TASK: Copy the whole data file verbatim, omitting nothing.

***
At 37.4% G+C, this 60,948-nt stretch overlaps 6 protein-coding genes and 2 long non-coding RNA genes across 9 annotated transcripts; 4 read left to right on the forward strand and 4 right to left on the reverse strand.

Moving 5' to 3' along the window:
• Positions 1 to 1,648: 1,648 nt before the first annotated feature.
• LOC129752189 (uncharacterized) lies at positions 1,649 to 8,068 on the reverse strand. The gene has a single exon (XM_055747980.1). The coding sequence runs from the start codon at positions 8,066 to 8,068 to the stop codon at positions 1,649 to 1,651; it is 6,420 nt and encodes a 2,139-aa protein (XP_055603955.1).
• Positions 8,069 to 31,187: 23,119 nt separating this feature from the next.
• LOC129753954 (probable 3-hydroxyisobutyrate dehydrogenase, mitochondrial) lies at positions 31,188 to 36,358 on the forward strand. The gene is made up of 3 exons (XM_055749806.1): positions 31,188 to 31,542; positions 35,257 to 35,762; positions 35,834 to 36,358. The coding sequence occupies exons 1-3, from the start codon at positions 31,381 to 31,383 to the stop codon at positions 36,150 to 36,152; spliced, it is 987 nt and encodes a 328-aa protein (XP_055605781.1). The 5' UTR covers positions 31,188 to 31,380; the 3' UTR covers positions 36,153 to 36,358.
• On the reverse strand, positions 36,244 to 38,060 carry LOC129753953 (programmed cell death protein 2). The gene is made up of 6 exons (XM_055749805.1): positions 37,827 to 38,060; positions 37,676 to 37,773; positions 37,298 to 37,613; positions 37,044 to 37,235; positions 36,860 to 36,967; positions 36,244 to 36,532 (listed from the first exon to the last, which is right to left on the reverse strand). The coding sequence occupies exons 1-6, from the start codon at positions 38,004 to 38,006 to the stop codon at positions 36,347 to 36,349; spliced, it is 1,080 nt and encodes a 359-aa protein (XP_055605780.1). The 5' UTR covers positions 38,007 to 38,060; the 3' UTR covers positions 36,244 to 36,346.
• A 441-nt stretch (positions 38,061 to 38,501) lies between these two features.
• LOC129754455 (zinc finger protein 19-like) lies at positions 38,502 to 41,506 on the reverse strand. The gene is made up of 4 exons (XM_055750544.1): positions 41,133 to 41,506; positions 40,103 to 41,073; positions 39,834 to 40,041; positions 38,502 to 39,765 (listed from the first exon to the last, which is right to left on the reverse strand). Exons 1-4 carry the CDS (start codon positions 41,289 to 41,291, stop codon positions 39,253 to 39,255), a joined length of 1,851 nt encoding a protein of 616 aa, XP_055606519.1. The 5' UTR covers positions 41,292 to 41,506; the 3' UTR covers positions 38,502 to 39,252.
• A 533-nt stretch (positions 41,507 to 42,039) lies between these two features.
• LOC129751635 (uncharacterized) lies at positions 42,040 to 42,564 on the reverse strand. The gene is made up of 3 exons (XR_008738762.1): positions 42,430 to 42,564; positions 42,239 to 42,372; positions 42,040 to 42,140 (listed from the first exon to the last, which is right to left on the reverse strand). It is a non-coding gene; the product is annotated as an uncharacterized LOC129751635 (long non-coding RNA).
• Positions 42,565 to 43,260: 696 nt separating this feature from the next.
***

At 37.4% G+C, this 60,948-nt stretch overlaps 6 protein-coding genes and 2 long non-coding RNA genes across 9 annotated transcripts; 4 read left to right on the forward strand and 4 right to left on the reverse strand.

Moving 5' to 3' along the window:
• Positions 1 to 1,648: 1,648 nt before the first annotated feature.
• LOC129752189 (uncharacterized) lies at positions 1,649 to 8,068 on the reverse strand. The gene has a single exon (XM_055747980.1). The coding sequence runs from the start codon at positions 8,066 to 8,068 to the stop codon at positions 1,649 to 1,651; it is 6,420 nt and encodes a 2,139-aa protein (XP_055603955.1).
• Positions 8,069 to 31,187: 23,119 nt separating this feature from the next.
• LOC129753954 (probable 3-hydroxyisobutyrate dehydrogenase, mitochondrial) lies at positions 31,188 to 36,358 on the forward strand. The gene is made up of 3 exons (XM_055749806.1): positions 31,188 to 31,542; positions 35,257 to 35,762; positions 35,834 to 36,358. The coding sequence occupies exons 1-3, from the start codon at positions 31,381 to 31,383 to the stop codon at positions 36,150 to 36,152; spliced, it is 987 nt and encodes a 328-aa protein (XP_055605781.1). The 5' UTR covers positions 31,188 to 31,380; the 3' UTR covers positions 36,153 to 36,358.
• On the reverse strand, positions 36,244 to 38,060 carry LOC129753953 (programmed cell death protein 2). The gene is made up of 6 exons (XM_055749805.1): positions 37,827 to 38,060; positions 37,676 to 37,773; positions 37,298 to 37,613; positions 37,044 to 37,235; positions 36,860 to 36,967; positions 36,244 to 36,532 (listed from the first exon to the last, which is right to left on the reverse strand). The coding sequence occupies exons 1-6, from the start codon at positions 38,004 to 38,006 to the stop codon at positions 36,347 to 36,349; spliced, it is 1,080 nt and encodes a 359-aa protein (XP_055605780.1). The 5' UTR covers positions 38,007 to 38,060; the 3' UTR covers positions 36,244 to 36,346.
• A 441-nt stretch (positions 38,061 to 38,501) lies between these two features.
• LOC129754455 (zinc finger protein 19-like) lies at positions 38,502 to 41,506 on the reverse strand. The gene is made up of 4 exons (XM_055750544.1): positions 41,133 to 41,506; positions 40,103 to 41,073; positions 39,834 to 40,041; positions 38,502 to 39,765 (listed from the first exon to the last, which is right to left on the reverse strand). Exons 1-4 carry the CDS (start codon positions 41,289 to 41,291, stop codon positions 39,253 to 39,255), a joined length of 1,851 nt encoding a protein of 616 aa, XP_055606519.1. The 5' UTR covers positions 41,292 to 41,506; the 3' UTR covers positions 38,502 to 39,252.
• A 533-nt stretch (positions 41,507 to 42,039) lies between these two features.
• LOC129751635 (uncharacterized) lies at positions 42,040 to 42,564 on the reverse strand. The gene is made up of 3 exons (XR_008738762.1): positions 42,430 to 42,564; positions 42,239 to 42,372; positions 42,040 to 42,140 (listed from the first exon to the last, which is right to left on the reverse strand). It is a non-coding gene; the product is annotated as an uncharacterized LOC129751635 (long non-coding RNA).
• Positions 42,565 to 43,260: 696 nt separating this feature from the next.